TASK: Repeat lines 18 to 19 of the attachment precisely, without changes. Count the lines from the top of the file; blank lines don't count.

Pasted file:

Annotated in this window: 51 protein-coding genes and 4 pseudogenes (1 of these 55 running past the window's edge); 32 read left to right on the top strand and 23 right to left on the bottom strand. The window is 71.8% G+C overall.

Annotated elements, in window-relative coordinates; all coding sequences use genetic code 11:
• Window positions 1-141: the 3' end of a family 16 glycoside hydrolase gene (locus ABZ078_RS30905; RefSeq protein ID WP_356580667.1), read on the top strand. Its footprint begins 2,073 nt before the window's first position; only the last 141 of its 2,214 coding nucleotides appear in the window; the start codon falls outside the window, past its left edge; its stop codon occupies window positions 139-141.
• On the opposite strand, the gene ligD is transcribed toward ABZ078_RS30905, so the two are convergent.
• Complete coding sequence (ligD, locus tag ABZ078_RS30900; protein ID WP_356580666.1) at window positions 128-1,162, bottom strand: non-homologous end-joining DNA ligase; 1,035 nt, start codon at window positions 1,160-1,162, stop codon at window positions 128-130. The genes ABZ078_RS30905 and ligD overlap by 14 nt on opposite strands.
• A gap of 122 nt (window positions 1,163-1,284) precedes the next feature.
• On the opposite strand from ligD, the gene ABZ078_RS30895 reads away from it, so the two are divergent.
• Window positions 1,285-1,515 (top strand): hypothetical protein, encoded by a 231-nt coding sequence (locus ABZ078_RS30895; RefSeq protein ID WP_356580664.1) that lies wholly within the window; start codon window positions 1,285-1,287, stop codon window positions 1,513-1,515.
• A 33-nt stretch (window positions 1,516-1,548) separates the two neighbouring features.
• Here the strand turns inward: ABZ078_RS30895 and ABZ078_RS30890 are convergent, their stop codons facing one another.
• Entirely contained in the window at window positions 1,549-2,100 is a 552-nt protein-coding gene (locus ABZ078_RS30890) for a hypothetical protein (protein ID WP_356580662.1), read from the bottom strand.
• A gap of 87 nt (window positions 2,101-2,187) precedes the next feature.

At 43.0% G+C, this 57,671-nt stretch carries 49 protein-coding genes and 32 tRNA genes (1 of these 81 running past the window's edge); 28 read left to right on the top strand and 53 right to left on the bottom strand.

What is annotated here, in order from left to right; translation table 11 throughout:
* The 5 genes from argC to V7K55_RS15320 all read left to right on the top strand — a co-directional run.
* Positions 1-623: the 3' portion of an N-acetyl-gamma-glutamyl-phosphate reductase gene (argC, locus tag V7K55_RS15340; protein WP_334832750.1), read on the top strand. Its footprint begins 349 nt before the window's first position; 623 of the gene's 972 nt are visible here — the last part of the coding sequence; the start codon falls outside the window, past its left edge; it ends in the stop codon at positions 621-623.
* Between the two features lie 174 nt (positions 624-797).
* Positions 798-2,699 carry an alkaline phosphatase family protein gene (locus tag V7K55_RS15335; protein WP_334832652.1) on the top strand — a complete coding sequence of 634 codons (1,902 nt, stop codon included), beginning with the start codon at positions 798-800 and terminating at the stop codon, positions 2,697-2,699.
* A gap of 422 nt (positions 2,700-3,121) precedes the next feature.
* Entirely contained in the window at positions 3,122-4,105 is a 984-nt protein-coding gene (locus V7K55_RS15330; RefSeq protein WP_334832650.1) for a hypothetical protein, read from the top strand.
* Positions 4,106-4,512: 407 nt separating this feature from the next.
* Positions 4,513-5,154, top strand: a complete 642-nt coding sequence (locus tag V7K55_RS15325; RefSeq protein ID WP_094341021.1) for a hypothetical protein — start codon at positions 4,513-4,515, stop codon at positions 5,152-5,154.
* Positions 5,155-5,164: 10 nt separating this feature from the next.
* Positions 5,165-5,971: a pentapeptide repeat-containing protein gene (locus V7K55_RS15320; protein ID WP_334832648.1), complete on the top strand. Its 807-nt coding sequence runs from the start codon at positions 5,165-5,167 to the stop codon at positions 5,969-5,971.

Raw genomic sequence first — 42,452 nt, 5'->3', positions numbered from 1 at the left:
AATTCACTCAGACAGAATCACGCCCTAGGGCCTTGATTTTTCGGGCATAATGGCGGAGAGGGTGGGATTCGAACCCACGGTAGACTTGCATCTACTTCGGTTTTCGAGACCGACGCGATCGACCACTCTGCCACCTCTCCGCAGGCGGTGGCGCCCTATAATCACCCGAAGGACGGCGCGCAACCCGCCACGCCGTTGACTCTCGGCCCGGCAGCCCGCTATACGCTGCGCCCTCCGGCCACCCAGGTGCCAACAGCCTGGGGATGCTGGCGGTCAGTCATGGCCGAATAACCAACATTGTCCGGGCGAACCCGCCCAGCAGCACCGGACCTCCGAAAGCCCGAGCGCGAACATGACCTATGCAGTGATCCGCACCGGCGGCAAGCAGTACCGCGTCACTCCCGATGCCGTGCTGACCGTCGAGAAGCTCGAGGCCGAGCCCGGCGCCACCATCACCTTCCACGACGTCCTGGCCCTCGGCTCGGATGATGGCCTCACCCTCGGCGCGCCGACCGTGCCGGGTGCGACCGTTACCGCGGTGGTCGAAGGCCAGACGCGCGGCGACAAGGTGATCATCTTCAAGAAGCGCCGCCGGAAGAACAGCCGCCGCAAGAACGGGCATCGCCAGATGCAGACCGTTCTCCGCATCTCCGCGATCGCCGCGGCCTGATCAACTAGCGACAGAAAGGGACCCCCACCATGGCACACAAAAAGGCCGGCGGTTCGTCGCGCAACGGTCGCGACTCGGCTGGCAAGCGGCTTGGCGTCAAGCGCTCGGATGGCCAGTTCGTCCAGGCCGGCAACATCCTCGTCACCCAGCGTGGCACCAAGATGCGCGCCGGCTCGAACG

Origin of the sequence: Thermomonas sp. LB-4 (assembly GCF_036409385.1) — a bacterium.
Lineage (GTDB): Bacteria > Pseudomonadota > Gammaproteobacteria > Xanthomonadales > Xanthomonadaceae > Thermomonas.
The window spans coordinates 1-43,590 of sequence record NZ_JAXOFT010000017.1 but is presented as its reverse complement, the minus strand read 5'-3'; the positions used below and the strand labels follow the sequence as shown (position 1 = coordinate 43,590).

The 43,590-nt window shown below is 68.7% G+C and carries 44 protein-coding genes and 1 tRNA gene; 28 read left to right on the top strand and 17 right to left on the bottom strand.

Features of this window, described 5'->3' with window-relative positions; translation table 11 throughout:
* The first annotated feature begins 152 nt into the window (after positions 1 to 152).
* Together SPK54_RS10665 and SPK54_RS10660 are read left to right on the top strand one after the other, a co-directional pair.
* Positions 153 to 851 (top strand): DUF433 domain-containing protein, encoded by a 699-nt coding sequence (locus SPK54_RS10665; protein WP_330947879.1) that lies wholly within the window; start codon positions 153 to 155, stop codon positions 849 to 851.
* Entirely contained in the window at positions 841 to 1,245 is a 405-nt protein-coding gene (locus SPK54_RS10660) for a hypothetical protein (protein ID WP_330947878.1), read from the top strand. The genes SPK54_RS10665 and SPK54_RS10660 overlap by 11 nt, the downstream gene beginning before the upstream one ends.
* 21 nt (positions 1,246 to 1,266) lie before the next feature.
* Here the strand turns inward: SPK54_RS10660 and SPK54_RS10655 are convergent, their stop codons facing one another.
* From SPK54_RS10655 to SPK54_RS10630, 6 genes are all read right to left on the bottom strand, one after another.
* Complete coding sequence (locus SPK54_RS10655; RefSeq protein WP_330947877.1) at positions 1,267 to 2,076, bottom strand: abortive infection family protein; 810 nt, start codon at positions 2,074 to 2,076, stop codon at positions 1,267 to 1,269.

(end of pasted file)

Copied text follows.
* Positions 798-2,699 carry an alkaline phosphatase family protein gene (locus tag V7K55_RS15335; protein WP_334832652.1) on the top strand — a complete coding sequence of 634 codons (1,902 nt, stop codon included), beginning with the start codon at positions 798-800 and terminating at the stop codon, positions 2,697-2,699.
* A gap of 422 nt (positions 2,700-3,121) precedes the next feature.